Jack hovered like a mother hen. Stephen shot him a dark look, but to no avail; Jack remained focused on overseeing his progress into the longboat, passed down by the hands like a child.
The pain in his forearm was acute, but sending him off was unnecessary: clean bandages, laudanum for the pain and a sharp eye for gangrene were all he needed. The surgeons in this port could not do a more competent job than he could do himself, and truly there was not much to do. “This is a lot of fuss for nothing.”
“We shall see in the morning,” said Jack.
“But your orders are to leave now,” Stephen called from the boat.
“The tide is against us, my dear. We are forced to stay a bit longer.”
The oars dipped and plunged, carrying him rapidly away from the Surprise. Stephen watched the faces of the officers contemplating sky or deck rather than attending to their duties in overseeing the ship. If that had not been enough to convince him of Jack’s lie, Jack’s earlier insistence that there was not a moment to lose was plenty on its own.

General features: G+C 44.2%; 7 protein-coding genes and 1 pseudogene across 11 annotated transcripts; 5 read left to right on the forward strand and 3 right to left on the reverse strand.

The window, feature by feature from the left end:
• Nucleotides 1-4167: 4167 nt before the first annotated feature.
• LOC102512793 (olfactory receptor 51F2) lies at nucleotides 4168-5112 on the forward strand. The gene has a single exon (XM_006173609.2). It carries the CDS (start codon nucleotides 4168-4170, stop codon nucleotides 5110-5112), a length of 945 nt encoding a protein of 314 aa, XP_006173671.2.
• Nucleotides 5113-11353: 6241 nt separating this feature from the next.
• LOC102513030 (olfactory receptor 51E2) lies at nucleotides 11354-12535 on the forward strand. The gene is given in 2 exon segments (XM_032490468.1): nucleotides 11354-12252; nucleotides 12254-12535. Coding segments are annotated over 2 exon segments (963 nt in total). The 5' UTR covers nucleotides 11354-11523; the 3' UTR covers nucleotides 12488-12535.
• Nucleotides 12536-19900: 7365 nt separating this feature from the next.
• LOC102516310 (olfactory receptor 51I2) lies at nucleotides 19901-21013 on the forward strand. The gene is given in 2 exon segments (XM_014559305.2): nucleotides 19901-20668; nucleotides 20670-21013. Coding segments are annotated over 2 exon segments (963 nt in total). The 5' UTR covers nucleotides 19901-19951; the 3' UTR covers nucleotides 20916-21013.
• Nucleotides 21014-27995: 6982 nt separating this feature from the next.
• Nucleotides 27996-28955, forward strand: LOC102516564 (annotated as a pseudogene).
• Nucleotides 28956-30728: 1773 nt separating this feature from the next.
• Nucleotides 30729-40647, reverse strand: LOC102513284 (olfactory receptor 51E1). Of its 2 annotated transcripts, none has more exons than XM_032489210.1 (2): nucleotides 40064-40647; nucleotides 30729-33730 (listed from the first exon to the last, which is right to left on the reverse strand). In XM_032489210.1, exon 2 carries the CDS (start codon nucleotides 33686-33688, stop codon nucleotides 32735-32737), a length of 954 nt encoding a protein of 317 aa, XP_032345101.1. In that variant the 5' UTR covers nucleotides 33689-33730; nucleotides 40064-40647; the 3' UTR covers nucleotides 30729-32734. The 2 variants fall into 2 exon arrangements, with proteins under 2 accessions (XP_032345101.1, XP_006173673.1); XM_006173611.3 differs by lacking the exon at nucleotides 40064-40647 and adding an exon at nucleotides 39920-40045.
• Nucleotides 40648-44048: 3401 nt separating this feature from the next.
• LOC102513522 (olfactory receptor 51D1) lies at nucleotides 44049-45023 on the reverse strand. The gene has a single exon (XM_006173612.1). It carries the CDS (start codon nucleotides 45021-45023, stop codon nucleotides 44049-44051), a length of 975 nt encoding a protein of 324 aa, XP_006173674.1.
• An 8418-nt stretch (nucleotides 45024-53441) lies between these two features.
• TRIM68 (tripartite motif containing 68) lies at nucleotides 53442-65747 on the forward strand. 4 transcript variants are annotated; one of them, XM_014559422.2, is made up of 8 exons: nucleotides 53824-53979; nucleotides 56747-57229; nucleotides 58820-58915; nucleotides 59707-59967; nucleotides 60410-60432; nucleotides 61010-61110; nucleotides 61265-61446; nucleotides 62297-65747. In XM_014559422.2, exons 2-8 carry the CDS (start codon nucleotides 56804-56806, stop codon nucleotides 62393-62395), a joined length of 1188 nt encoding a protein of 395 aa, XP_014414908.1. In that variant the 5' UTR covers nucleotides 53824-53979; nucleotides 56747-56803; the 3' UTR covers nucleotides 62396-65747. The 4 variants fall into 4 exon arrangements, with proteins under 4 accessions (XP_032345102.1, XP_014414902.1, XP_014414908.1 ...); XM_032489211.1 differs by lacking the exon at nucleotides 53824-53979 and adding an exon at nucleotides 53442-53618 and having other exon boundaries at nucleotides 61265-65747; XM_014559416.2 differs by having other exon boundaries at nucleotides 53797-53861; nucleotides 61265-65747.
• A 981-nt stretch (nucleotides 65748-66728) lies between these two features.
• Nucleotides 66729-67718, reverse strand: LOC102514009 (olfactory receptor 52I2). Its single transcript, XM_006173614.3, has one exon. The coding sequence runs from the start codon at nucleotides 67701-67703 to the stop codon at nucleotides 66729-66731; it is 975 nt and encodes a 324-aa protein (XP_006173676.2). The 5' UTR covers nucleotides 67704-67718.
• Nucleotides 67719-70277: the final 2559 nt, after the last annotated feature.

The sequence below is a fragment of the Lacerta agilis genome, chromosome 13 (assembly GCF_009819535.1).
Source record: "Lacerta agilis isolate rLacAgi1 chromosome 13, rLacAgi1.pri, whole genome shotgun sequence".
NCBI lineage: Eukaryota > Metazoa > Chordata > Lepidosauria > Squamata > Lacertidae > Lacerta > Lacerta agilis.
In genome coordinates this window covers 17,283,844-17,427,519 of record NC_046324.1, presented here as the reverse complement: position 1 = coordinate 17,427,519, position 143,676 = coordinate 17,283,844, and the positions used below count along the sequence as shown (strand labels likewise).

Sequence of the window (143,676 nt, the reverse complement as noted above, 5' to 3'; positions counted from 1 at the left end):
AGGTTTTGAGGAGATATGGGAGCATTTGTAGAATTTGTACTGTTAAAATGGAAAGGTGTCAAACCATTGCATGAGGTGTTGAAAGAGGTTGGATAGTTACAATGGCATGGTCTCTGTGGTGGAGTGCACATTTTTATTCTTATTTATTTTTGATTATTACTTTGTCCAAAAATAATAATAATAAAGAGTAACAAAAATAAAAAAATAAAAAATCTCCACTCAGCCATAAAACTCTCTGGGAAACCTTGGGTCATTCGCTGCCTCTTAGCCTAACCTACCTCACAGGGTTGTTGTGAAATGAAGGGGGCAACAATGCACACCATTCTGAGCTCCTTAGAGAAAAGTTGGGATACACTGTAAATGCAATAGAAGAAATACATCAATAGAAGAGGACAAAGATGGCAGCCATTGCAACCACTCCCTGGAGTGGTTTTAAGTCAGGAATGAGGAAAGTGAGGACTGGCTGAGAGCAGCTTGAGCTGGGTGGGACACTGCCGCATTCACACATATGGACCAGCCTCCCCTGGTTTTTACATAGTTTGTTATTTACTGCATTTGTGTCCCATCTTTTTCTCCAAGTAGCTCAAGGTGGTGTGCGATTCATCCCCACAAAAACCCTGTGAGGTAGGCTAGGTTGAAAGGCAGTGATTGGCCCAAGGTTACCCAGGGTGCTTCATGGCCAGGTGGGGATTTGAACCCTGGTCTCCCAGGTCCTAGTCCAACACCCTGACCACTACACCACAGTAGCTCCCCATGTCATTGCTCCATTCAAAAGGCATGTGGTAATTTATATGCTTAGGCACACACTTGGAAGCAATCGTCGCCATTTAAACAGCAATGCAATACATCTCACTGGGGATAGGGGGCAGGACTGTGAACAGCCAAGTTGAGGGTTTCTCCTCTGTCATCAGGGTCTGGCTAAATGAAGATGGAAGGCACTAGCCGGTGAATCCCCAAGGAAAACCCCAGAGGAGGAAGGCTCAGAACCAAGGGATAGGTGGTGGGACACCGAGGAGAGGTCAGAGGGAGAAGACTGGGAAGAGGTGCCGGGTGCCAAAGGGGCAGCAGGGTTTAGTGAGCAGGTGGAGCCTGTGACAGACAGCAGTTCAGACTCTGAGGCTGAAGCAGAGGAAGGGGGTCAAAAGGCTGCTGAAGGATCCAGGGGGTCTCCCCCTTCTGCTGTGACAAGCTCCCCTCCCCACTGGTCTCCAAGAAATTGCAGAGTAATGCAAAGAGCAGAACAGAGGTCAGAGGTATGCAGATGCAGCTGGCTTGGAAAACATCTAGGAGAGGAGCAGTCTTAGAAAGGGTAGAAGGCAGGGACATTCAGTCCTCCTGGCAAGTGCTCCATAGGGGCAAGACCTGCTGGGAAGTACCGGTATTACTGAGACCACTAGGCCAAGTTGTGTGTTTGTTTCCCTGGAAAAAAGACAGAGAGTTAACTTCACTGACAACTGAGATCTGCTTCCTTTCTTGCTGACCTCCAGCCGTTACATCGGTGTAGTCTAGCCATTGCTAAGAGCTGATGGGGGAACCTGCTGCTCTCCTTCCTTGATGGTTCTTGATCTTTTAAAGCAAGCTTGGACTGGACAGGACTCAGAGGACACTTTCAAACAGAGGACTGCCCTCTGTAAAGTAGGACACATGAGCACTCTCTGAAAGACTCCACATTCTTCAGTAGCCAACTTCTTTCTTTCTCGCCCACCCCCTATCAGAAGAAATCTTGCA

“Your soul to the devil, Jack,” muttered Stephen, but he could not stop the curl of warmth that spread throughout his body: core to fingertips. When Bonden leaned in to remind him that perhaps the shops would still be open and he might be able to replace his shattered instruments -- the same instruments that had caused his injury -- a brief anger swelled in him at being put ashore over such a trivial thing, as well as anger at himself for having insisted to Jack throughout their voyage that the instruments were of vital scientific value. But the warmth soon returned and Stephen allowed himself a smile.